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Albanian cities 'out of control,' foreign minister says

SARANDE, Albania (CNN) -- Government forces maintained control in Albania's capital Tirana Wednesday evening, but the country's foreign minister said that in three other restless southern cities, the situation was "out of control."

Conditions deteriorated throughout the day Wednesday in Sarande, Vlora and Delvina. In the morning, witnesses reported that government forces had bombed an area near Sarande, Albania's southernmost city.

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By evening, insurgents there had looted a checkpoint, carrying off guns and parading them through the city. Armed protesters staged a boisterous rally in the main square Wednesday evening, defying a nighttime curfew, chanting anti-government slogans and holding guns aloft.


East of Vlora, soldiers and insurgents shot at each other across the Vjosa river. And after fighting in Delvina, insurgents claimed victory when soldiers retreated.

The anti-government protests in the south were triggered by the collapse of wildly popular pyramid-type investment schemes in which many Albanian families lost savings. Those who lost money blame the government of President Sali Berisha for failing to warn them about the risks.

Meanwhile, frightened by the violence, a steady stream of people left the south for the north.

Government seeks to isolate cities

The government was trying to isolate Sarande, Tirana and Delvina and defuse the unrest before it spreads to the rest of southern Albania.

Albanian Foreign Minister Tritan Shehu said the goal was to calm things down without resorting to armed conflict. Four civilians in Sarande have died in the insurgency.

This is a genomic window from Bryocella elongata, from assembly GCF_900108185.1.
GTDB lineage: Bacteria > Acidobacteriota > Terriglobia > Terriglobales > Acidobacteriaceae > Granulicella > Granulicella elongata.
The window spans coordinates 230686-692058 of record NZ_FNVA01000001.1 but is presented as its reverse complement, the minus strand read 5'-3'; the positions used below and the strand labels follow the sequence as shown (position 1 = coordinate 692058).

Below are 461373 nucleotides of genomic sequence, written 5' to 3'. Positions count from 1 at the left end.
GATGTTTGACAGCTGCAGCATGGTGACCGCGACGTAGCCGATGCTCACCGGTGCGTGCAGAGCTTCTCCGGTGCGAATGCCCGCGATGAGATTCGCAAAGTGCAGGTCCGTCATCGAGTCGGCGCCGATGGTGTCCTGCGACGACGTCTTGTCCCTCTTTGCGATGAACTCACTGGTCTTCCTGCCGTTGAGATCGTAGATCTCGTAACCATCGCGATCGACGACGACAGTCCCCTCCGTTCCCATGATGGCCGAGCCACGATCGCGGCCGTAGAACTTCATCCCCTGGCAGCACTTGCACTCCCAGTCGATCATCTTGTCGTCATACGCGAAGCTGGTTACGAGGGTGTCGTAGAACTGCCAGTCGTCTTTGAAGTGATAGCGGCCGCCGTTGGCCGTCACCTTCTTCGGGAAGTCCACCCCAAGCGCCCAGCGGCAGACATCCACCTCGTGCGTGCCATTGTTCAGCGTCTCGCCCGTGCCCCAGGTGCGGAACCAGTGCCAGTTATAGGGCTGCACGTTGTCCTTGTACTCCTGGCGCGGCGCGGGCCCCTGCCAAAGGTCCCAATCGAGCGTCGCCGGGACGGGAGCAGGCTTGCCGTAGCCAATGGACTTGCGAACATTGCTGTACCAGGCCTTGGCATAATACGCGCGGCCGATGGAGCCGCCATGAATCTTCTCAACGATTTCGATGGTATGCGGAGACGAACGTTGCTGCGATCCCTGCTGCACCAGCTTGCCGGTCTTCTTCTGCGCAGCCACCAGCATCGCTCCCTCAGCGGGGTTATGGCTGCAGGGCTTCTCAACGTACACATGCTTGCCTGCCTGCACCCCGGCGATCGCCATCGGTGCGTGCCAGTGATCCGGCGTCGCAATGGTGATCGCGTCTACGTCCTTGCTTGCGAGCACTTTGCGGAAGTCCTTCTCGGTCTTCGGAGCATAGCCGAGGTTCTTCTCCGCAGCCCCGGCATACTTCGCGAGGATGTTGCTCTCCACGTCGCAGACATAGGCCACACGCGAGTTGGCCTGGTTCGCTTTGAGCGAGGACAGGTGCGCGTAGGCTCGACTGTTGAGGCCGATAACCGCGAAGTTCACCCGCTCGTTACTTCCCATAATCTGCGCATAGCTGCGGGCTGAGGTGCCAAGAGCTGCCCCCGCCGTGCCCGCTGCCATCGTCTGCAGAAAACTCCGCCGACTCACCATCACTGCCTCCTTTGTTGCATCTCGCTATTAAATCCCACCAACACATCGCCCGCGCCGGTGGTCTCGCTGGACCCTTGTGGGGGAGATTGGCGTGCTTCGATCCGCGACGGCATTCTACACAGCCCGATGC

Fieri, south of Tirana, has become the front line for Albanian government forces. An army checkpoint was set up there and armed with at least five T-55 tanks and half a dozen armored personnel carriers. Other government checkpoints were also set up.

And the government continued to impose a series of emergency measures, including a curfew and media censorship. Authorities are banning journalists from traveling to the southern part of the country.

The evening curfew was working so well in Tirana Wednesday that it was extended to give residents an extra two hours outside. But the calm there was uneasy.

U.S. concerned, but holding off on action

U.S. Defense Secretary William Cohen expressed concern Wednesday about the crisis in Albania, and said the United States was watching the situation closely. But he said he saw no need for any evacuation of American citizens.

The U.S. State Department estimates there are some 1,600 U.S. citizens in Albania.

State Department Spokesman Nicholas Burns said there was a limit to what the United States could do to help quell the crisis in Albania, beyond bonding with neighboring countries such as Italy and Greece to pressure Tirana to resolve the situation peacefully and democratically.

Burns said an effort was being made to have the United States and the Europeans, possibly in the Organization on Security and Cooperation in Europe (OSCE), adopt a unified position on Albania. He did not know if OSCE would take action.

As the division between north and south deepens, the fighting threatens to turn into a struggle between the ruling Democratic Party and a coalition centered around former communists.


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